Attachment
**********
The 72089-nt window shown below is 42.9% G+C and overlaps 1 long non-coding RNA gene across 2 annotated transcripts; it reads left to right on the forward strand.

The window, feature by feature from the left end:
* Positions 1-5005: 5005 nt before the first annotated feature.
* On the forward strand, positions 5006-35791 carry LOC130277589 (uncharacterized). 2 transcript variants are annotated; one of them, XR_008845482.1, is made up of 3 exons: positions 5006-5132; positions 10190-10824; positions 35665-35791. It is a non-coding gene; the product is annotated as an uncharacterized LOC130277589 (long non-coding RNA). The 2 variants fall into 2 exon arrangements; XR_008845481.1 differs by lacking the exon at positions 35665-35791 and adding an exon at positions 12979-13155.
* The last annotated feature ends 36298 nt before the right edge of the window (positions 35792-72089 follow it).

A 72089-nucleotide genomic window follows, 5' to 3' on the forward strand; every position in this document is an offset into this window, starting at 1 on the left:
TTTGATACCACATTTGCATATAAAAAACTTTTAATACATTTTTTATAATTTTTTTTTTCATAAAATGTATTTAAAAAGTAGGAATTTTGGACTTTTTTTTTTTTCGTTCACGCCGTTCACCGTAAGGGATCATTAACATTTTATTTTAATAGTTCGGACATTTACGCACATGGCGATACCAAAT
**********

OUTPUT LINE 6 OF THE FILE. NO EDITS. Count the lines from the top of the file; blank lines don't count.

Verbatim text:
A 72089-nucleotide genomic window follows, 5' to 3' on the forward strand; every position in this document is an offset into this window, starting at 1 on the left: